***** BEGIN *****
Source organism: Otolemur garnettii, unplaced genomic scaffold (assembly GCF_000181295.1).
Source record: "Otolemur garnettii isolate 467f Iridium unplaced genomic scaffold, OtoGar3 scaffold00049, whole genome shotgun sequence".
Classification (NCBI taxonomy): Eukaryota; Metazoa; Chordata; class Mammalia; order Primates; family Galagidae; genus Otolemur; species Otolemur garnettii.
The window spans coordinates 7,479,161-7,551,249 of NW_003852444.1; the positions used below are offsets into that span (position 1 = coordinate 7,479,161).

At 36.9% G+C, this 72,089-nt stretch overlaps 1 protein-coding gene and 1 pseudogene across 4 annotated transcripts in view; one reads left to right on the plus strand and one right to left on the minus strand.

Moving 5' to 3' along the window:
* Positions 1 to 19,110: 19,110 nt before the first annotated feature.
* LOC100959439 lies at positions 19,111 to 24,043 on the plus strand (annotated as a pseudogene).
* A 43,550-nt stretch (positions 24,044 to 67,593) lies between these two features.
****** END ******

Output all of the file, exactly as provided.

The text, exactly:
Source organism: Otolemur garnettii, unplaced genomic scaffold (assembly GCF_000181295.1).
Source record: "Otolemur garnettii isolate 467f Iridium unplaced genomic scaffold, OtoGar3 scaffold00049, whole genome shotgun sequence".
Classification (NCBI taxonomy): Eukaryota; Metazoa; Chordata; class Mammalia; order Primates; family Galagidae; genus Otolemur; species Otolemur garnettii.
The window spans coordinates 7,479,161-7,551,249 of NW_003852444.1; the positions used below are offsets into that span (position 1 = coordinate 7,479,161).

At 36.9% G+C, this 72,089-nt stretch overlaps 1 protein-coding gene and 1 pseudogene across 4 annotated transcripts in view; one reads left to right on the plus strand and one right to left on the minus strand.

Moving 5' to 3' along the window:
* Positions 1 to 19,110: 19,110 nt before the first annotated feature.
* LOC100959439 lies at positions 19,111 to 24,043 on the plus strand (annotated as a pseudogene).
* A 43,550-nt stretch (positions 24,044 to 67,593) lies between these two features.